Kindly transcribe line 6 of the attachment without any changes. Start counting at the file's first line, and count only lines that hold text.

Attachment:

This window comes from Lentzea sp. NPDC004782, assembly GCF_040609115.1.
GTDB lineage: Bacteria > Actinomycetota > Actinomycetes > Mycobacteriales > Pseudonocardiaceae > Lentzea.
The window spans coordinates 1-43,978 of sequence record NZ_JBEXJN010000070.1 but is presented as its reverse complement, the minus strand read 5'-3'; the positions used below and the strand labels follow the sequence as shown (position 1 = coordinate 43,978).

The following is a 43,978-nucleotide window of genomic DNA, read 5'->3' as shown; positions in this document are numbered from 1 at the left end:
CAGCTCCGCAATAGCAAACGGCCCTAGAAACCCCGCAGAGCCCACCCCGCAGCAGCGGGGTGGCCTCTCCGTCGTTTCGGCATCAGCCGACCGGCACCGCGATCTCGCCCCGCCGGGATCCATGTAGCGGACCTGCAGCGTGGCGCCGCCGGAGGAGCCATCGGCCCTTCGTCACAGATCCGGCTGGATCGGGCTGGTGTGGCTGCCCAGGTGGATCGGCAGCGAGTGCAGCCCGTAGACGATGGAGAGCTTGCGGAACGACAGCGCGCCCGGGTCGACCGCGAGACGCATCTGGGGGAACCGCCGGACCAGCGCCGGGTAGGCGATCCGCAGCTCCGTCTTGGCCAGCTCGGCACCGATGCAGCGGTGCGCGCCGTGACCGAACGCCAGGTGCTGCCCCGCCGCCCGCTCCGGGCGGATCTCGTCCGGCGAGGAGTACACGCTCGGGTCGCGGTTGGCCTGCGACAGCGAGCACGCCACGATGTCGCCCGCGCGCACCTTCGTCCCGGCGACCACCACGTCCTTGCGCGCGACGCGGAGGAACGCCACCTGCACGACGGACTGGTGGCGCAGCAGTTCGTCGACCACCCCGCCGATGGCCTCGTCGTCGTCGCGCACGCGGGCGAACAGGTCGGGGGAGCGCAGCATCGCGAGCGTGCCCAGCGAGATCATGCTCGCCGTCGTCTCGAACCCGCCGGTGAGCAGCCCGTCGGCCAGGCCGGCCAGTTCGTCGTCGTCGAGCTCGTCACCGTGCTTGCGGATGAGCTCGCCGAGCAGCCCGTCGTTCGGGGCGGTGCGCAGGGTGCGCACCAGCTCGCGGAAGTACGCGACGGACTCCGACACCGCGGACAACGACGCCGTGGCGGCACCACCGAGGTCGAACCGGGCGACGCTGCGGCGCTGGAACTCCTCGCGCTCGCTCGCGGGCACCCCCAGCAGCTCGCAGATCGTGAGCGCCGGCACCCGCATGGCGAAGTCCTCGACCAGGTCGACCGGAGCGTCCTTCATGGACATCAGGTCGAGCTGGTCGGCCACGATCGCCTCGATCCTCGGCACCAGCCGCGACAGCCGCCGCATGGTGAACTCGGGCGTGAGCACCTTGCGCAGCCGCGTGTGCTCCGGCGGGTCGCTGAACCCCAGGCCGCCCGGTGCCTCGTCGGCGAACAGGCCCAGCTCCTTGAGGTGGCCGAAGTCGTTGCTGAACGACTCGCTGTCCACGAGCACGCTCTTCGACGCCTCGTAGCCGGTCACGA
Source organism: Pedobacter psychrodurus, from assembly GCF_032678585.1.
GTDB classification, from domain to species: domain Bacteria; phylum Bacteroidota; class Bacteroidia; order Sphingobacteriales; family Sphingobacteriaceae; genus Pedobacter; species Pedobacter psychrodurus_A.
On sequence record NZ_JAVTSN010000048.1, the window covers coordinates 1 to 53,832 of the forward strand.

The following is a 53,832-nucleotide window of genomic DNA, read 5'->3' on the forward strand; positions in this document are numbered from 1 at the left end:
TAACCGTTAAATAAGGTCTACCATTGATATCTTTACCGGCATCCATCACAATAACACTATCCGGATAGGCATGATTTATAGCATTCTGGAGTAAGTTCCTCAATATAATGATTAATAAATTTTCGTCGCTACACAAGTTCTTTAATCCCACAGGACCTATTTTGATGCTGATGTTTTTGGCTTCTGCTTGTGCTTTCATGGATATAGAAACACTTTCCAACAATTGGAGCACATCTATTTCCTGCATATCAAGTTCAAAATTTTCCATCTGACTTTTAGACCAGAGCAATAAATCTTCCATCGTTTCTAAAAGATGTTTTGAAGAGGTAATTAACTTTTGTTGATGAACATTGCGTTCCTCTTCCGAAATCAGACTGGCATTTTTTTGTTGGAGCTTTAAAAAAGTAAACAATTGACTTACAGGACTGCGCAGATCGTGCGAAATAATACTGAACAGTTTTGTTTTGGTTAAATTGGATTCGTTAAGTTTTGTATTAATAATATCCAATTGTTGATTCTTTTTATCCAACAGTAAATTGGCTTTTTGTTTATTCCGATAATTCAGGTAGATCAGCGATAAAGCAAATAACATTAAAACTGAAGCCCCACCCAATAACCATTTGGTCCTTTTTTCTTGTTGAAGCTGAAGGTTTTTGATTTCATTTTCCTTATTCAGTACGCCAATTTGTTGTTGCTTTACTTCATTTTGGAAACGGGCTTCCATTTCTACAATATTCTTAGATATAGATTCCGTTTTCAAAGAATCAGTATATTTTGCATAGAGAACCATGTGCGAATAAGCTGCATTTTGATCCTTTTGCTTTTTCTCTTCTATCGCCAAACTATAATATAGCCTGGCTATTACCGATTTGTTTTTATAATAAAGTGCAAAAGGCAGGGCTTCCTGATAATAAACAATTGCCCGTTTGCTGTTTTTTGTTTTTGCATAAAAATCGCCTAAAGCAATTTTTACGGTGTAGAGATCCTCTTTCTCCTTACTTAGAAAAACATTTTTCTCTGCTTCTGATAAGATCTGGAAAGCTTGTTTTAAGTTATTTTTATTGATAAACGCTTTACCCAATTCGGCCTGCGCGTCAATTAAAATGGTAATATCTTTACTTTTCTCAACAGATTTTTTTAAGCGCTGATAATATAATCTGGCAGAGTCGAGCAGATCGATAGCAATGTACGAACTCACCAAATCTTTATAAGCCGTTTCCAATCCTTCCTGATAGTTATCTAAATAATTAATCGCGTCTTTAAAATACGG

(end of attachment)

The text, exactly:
Source organism: Pedobacter psychrodurus, from assembly GCF_032678585.1.